4. Entirely right. The problem is low interest rates, which have pushed up the value of housing as people can afford to borrow more (and the bank creates the money when they loan it to you - perverse, but true). And Quantitative Easing (or more accurately: printing money) has caused the low interest rates. So the government's own stimulus program has caused a massive distortion in the market. It is then trying to correct that distortion by printing even more money and giving (well, loaning, but on very very favourable terms) that money to the people on the other side of the equation - the poor buyers who can't afford the houses. Of course there are other effects, like buy-to-let distortions, foreign buyer distortions (at least in London). But you're indeed right that it's the deposit which is hard to save for and has been locking so many people out.
  5. Or, as per the article, invest the difference (what you pay towards the principal) in a diverse set of assets elsewhere. The yield on those would pay the rent. So it's no different, except your main asset is undiversified.
  6. You realise that this is anecdotal evidence and thus meaningless, right? Well, this is kind of the point. You've undone your own argument here. It probably won't be.
  7. I advise anyone (especially the OP) reading your reply to actually read the article itself to see for themselves. @Si1 has already pasted the relevant section, but essentially: the author directly addresses the things you raise in a section entitled "What about capital gain and leverage?" - perhaps you didn't read the whole article? I think the (very common, and rather old) aphorism that "Past Performance Is No Guarantee of Future Results" is really what's at the core here. You're suggesting that you know housing returns will be as disproportionate in the next 35 years as they were in the last 35; nobody can know that, it's pure speculation. So essentially your argument is "Housing is absolutely a one way bet, and anyone who doesn't believe that is a complete, total, and utter idiot", which is a bit of a strange, and rather monochromatic and narrow opinion on a forum called "House Price Crash"...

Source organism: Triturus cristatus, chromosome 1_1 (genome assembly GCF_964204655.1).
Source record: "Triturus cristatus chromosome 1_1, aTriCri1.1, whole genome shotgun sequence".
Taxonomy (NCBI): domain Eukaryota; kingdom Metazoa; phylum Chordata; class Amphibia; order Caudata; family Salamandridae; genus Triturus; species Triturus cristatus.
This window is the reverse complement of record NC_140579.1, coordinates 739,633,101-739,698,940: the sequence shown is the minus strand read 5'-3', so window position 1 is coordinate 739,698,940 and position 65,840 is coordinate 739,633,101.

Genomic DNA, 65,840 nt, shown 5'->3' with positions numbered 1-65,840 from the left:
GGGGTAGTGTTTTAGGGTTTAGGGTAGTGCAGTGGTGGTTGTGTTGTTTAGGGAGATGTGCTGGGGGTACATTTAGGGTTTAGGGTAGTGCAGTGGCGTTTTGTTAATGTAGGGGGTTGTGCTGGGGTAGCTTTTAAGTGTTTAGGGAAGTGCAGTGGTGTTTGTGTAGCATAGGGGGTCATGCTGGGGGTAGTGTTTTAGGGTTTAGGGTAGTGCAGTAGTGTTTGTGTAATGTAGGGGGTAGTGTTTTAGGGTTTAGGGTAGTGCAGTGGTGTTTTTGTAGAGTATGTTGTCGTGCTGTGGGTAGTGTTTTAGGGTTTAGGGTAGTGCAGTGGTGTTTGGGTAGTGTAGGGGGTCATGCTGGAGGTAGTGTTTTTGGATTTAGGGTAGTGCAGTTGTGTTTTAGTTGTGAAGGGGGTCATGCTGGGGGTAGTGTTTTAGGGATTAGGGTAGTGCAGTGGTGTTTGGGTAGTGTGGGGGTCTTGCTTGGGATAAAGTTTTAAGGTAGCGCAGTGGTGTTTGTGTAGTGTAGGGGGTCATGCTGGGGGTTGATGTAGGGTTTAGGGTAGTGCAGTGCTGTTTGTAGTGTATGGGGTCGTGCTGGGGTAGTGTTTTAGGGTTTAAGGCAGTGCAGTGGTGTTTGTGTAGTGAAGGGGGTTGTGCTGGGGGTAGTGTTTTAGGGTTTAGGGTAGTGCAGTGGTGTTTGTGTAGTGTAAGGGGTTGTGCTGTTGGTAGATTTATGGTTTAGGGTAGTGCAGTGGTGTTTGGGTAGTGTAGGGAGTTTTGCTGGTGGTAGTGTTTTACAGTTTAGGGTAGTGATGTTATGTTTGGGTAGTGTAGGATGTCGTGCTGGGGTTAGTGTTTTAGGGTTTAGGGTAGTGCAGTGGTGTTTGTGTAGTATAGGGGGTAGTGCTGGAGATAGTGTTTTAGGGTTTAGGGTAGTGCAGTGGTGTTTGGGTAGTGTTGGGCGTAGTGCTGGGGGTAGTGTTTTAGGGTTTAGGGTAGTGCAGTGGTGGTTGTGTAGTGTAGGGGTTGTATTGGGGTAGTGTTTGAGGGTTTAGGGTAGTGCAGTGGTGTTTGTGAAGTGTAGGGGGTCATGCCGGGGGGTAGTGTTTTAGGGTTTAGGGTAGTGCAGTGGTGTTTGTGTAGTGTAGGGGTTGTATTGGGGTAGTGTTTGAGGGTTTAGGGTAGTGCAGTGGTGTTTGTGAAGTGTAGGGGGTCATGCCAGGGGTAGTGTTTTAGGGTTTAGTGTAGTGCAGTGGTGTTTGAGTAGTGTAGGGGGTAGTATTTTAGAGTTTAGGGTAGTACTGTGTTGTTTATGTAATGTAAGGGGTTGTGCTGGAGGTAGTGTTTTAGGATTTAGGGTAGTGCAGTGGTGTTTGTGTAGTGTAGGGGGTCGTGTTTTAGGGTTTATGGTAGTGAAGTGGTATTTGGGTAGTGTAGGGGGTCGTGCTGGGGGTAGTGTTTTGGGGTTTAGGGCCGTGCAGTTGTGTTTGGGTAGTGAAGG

8. To bring things back to your original question; I highly recommend the following article where Ian Mulheirn (used to be in the Treasury) makes a very compelling case that buying and renting are, in the long-run, roughly equivalent in cost: https://medium.com/@ian.mulheirn/is-owning-a-house-cheaper-than-renting-it-ff5754c4f7f5
  9. See also: https://uk.reuters.com/article/uk-markets-capital-flows-deutsche-idUKKBN0M61FM20150310
  10. Point. But she's not got much else in the way of new policy going on this at the moment. Interest rates are out of the government's hands though, so I guess we just have to wait for it to sort itself out.
  11. https://www.thetimes.co.uk/edition/home/shared-ownership-scandal-dbl3bfj8f Raises all the problems: Opaque charges, Poor build quality, Lack of maintenance, No transparency, and more. And the whole "you own nothing" aspect. Such a con.
  12. Yes ,it's a problem. But the point is that this policy is a lowbrow electorate-pleasing non-solution.
  13. Came to post the same. It's time to blame it on the foreigners, I guess. Roll on the interest rate increases to show the real cause.